The final results of the STEREO experiment reject the sterile neutrino hypothesis

The final results of the STEREO experiment reject the sterile neutrino hypothesis

Create a stereo experience. credit: nature (2023). DOI: 10.1038/s41586-022-05568-2

After several years of operation, the STEREO collaboration has published the final results of their antineutrino studies. With their data, the researchers ruled out hints of sterile neutrinos, an extra neutrino state expected in many theories. The result, which appears in the January 11th issue of naturehas important implications for many areas of fundamental physics.

In modern particle physics they are all known Elementary particles And their interactions are described in the so-called Standard Model of particle physics. The model includes neutrinos, which are particles invented by Wolfgang Pauli in 1930 in order to comply with the universal laws of conservation of energy. Neutrinos are very light, electrically neutral, and interact only via the electroweak force. Therefore, it is very difficult to detect them. Direct experimental detection did not occur until 1956.

Today, three different types of neutrinos are known. These neutrinos can change their identity between these different states because of their very small, but non-zero mass. The so-called neutrino oscillations were created about two decades ago.

In 2011, increased resolution created an anomaly between the observed and predicted antineutrino flux emitted from nuclear reactors. This triggered the hypothesis of a complementary neutrino state that is sterile, that is, does not interact via the weak interaction. It can explain this particle as well physical phenomena which is still not fully understood, such as dark matter.

To unequivocally test this hypothesis of sterile neutrinos and characterize them, the STEREO experiment was designed and commissioned in 2017 at the high-flow nuclear research reactor at ILL Grenoble. A detector consisting of six identical elements was placed just 10 meters from the reactor core.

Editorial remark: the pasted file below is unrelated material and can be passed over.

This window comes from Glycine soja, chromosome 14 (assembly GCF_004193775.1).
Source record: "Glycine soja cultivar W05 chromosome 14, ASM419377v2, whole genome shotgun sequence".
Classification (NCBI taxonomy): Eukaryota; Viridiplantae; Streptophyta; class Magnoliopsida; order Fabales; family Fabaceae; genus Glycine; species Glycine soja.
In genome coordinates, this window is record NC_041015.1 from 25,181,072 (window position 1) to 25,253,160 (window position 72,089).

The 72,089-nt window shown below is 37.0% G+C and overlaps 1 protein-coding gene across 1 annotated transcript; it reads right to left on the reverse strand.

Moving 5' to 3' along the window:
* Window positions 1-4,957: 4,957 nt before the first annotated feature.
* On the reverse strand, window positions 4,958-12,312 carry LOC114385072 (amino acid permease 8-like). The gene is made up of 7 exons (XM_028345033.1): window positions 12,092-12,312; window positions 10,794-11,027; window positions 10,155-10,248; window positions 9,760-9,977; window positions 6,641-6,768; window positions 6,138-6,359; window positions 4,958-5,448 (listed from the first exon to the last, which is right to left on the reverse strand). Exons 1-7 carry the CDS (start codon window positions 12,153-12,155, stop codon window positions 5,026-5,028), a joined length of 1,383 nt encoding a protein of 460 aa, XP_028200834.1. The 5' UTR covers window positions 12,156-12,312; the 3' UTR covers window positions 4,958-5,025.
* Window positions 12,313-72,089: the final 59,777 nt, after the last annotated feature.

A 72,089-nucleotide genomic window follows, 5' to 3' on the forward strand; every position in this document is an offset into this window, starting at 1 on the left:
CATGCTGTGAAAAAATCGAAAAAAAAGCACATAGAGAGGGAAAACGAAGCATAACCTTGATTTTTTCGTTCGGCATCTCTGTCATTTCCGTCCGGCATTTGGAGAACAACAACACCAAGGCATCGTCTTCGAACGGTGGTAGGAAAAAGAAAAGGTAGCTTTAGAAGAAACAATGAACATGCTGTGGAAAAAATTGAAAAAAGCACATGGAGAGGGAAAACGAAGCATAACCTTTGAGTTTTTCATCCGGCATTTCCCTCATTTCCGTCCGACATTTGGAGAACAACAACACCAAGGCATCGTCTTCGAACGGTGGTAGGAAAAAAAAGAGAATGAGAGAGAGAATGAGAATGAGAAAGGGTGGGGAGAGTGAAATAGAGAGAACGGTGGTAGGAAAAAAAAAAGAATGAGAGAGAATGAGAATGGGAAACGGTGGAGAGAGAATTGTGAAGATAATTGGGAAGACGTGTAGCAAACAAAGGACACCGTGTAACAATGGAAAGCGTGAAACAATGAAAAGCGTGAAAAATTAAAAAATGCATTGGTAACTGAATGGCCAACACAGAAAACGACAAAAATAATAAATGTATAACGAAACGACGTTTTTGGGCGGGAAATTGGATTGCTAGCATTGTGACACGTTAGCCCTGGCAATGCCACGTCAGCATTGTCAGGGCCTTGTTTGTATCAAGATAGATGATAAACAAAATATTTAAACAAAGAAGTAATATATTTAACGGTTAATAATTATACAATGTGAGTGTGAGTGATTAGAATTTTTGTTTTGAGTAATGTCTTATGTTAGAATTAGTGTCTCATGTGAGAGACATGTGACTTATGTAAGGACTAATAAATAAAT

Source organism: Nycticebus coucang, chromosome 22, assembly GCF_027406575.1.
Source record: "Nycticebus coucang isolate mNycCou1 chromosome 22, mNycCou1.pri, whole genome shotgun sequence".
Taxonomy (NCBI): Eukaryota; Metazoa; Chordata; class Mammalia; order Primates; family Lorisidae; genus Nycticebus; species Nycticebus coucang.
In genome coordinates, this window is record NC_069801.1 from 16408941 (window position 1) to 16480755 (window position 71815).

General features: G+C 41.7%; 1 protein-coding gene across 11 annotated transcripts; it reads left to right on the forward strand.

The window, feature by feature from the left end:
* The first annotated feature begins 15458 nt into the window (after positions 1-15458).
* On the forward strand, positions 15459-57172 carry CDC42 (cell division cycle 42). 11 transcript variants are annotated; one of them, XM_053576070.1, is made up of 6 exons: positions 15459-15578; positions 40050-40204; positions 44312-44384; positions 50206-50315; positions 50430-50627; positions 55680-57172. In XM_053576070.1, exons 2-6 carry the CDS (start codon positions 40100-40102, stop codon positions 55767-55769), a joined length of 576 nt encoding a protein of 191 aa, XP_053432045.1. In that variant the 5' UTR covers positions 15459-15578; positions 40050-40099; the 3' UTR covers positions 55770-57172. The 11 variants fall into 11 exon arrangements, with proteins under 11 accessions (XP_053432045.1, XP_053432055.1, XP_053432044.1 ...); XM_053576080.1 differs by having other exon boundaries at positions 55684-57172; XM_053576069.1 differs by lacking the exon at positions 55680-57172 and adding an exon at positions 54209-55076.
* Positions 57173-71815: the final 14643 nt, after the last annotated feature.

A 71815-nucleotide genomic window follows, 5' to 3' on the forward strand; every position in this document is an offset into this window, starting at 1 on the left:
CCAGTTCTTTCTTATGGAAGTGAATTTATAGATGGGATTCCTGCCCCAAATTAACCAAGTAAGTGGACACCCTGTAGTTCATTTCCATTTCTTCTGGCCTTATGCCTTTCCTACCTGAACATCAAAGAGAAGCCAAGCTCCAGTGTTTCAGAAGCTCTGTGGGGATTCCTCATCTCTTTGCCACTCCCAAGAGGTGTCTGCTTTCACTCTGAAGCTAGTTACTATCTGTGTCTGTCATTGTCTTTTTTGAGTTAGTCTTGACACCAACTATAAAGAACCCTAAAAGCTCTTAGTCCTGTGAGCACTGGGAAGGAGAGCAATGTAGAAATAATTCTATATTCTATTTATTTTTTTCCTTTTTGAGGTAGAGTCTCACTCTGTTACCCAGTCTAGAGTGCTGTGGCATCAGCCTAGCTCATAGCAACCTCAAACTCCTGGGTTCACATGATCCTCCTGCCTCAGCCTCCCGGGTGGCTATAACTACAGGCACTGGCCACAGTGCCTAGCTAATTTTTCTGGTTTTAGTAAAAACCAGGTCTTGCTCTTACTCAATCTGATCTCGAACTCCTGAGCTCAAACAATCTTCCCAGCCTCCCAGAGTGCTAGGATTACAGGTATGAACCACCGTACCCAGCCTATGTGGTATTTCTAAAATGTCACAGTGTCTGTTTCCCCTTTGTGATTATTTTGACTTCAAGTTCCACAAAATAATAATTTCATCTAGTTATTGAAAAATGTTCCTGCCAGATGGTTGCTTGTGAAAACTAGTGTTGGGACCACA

The project made use of experience gathered over several generations of reactor neutrino experiments. protected from external environmentthe detector cells are ideally positioned to search with unprecedented precision for the signature of sterilized neutrinos: position-dependent distortions in their energy distribution should appear at a short distance from the reactor.

Now, the STEREO collaboration, consisting of researchers from the Max-Planck-Institut für Kernphysik (MPIK) in Heidelberg, Germany and the French institutes CEA Saclay, CNRS, Universities of Grenoble Alpes and Savoie Mont Blanc as well as the Institut Laue-Langevin (ILL), have published their latest findings. That compiled the full data set: Physicists have confirmed that there is an anomaly in the neutrino flux emitted by nuclear reactors, but that sterile neutrinos are not the cause.

“We were able to detect a total of more than 100,000 neutrinos in the years 2017 to 2020, but we were unable to identify any trace of possible sterile neutrinos within these measurements,” explains Christian Buck, one of the experiment’s principal investigators from MPIK. . “The observed anomalies most likely result from underestimated uncertainties in the nuclear data from the radioactive decay used in flux prediction rather than from the neutrino experiments themselves.”

While this result strongly rejects the sterile neutrino hypothesis, it serves as additional support for the Standard Model and its neutrino content.

Besides searching for sterile neutrinos, the STEREO experiment also provides the most accurate measurement to date of the antineutrino spectrum of uranium-235 fission. It is intended to be used as a reference spectrum for future high-resolution reactor experiments, such as determining the neutrino mass hierarchy or lower-energy tests of the Standard Model. In addition, accurate measurements of this type may help a better understanding of phenomena that occur during a reactor shutdown, for example.

The researchers at MPIK made significant contributions, both in building the STEREO detector and in analyzing the data. For example, very special liquids in the reagent have been developed, produced and labeled at MPIK. In particular, a gadolinium-laden liquid scintillator, which forms the detector core, originates from the MPIK.

Another crucial contribution is the very special packing systems and light sensors for measuring the light signals after the neutrino interaction in the detector. In the area of ​​analysis, the MPIK group has been active in energy reconstruction, efficiency determination, and analysis coordination.

more information:
David Lhuillier, STEREO neutrino spectrometer of fission 235U rejects the sterile neutrino hypothesis, nature (2023). DOI: 10.1038/s41586-022-05568-2.

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